The Handoff: Your Week in Neurology News – 10/6/16

The Handoff is a weekly roundup of neurology news covering various developments in subspecialties, the pharmaceutical industry, and the overall state of health care as it affects neurologists. Keep your finger on the pulse of neurology with The Handoff.

– The US Drug Enforcement Agency has announced a major cut in manufacturing of nearly every Schedule II opiate and opioid medication, amounting to an approximate 25% reduction in 2017

– Amgen announced promising results from the ARISE study, saying that its experimental migraine treatment AMG 334 significantly reduced the number of migraine days in patients with episodic migraine.

– The US FDA has approved a new spinal cord stimulation device for patients with chronic pain.

– A Swiss biotech company is planning to launch a study to examine an all-oral combination therapy for the treatment of relapsing multiple sclerosis.

– The Nobel Prize in medicine was awarded to Japanese biologist Yoshinori Ohsumi for his research on autophagy and its role in neurological disorders.

– Caring for fake baby dolls is catching on as a calming and joy-inducing method of dementia management; however critics have something else to say about this adult “play time.”

– The US DEA has delayed its expected ban on kratom as supporters in the research community voice their support for the compound, saying it acts on opioid receptors differently than current opioid drugs on the market.

– Georgetown researchers have been awarded grant support to study the utility of nilotinib, a cancer drug, for the treatment of Alzheimer’s disease.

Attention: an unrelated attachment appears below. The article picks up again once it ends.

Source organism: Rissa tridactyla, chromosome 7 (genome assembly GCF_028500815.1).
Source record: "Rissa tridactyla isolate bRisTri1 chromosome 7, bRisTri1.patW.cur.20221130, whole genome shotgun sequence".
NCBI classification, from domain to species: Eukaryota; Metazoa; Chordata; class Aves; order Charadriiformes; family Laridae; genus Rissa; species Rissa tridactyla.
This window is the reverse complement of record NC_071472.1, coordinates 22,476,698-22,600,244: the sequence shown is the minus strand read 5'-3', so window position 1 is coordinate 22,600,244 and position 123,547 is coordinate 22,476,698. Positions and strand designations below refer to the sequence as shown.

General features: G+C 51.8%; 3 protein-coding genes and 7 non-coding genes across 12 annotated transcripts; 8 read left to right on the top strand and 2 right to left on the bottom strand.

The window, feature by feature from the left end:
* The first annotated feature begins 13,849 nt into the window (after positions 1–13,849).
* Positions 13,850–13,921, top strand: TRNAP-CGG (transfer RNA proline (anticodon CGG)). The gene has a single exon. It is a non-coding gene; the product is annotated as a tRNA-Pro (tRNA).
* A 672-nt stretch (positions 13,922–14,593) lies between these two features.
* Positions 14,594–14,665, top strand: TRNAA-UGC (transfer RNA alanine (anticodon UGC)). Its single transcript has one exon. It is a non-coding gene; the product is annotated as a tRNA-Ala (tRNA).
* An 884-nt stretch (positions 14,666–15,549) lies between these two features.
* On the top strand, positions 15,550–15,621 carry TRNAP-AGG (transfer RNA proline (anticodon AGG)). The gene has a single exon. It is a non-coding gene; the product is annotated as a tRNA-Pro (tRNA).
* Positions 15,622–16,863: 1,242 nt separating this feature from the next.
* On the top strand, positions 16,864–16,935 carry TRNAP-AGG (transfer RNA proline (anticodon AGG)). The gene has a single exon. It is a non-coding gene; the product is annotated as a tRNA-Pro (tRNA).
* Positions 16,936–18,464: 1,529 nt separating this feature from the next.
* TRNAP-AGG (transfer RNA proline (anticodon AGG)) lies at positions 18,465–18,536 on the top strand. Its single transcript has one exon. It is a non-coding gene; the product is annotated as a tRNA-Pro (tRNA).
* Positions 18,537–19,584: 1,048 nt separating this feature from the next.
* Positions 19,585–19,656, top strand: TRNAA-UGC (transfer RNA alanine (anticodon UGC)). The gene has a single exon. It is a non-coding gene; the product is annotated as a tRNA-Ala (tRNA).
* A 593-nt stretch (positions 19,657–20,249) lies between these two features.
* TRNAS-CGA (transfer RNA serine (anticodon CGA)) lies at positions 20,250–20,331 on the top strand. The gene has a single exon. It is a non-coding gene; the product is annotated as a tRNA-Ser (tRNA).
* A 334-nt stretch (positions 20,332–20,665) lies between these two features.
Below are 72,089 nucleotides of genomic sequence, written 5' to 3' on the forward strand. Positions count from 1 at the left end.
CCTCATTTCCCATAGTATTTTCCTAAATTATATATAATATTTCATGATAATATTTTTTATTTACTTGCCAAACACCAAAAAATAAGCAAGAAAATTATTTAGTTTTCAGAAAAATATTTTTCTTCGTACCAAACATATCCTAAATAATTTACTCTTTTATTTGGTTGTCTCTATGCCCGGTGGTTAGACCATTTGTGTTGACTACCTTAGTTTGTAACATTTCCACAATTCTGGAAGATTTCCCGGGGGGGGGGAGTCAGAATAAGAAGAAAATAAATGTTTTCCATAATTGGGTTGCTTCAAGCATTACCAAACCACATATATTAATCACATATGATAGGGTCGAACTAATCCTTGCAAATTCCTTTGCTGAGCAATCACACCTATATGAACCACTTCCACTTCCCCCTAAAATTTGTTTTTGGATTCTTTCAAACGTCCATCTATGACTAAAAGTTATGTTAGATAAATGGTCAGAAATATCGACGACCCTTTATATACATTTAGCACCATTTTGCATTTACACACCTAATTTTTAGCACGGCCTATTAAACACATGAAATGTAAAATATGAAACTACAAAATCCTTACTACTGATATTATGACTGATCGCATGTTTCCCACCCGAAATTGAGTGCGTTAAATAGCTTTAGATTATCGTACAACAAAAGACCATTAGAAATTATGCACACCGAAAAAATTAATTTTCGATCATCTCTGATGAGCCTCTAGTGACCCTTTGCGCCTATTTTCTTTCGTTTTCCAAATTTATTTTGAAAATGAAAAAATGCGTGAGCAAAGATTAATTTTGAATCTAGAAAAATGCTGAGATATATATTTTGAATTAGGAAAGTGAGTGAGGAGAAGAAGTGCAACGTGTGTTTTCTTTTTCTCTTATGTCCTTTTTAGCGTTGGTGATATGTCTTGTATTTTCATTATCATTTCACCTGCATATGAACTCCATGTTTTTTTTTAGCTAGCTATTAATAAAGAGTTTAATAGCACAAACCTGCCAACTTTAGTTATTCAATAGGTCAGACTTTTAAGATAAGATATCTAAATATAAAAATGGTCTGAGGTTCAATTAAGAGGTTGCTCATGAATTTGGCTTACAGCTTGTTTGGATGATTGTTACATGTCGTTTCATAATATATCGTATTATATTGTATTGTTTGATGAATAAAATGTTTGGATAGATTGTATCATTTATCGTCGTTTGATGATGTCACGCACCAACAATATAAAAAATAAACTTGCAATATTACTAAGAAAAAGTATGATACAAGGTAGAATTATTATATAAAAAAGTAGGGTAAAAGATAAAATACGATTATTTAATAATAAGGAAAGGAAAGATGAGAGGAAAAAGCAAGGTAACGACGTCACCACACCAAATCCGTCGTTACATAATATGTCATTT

– In a bid to bolster veterans mental health care, the Department of Veterans Affairs has announced an education repayment program for psychiatrists who commit to servicing the VA health system for a period of time.

– A wearable ultrasound device for stroke detection is gaining momentum as it prepares for clinical trials later this year.

– The national health authority for England and Wales has reportedly failed to recommend the approval of Zinbryta for the treatment of MS. The decision, which counters that of the European Union and US, is now open for comment.

– Forbes takes an in-depth look at the Michael J. Fox Foundation, its charitable forays, and why name recognition can be a powerful tool inside the lab.

– An app developed by Google can help healthy individuals visualize what it’s like to go about life with Alzheimer’s disease. Watch the video below to get a feel for how we think patients with dementia see the world.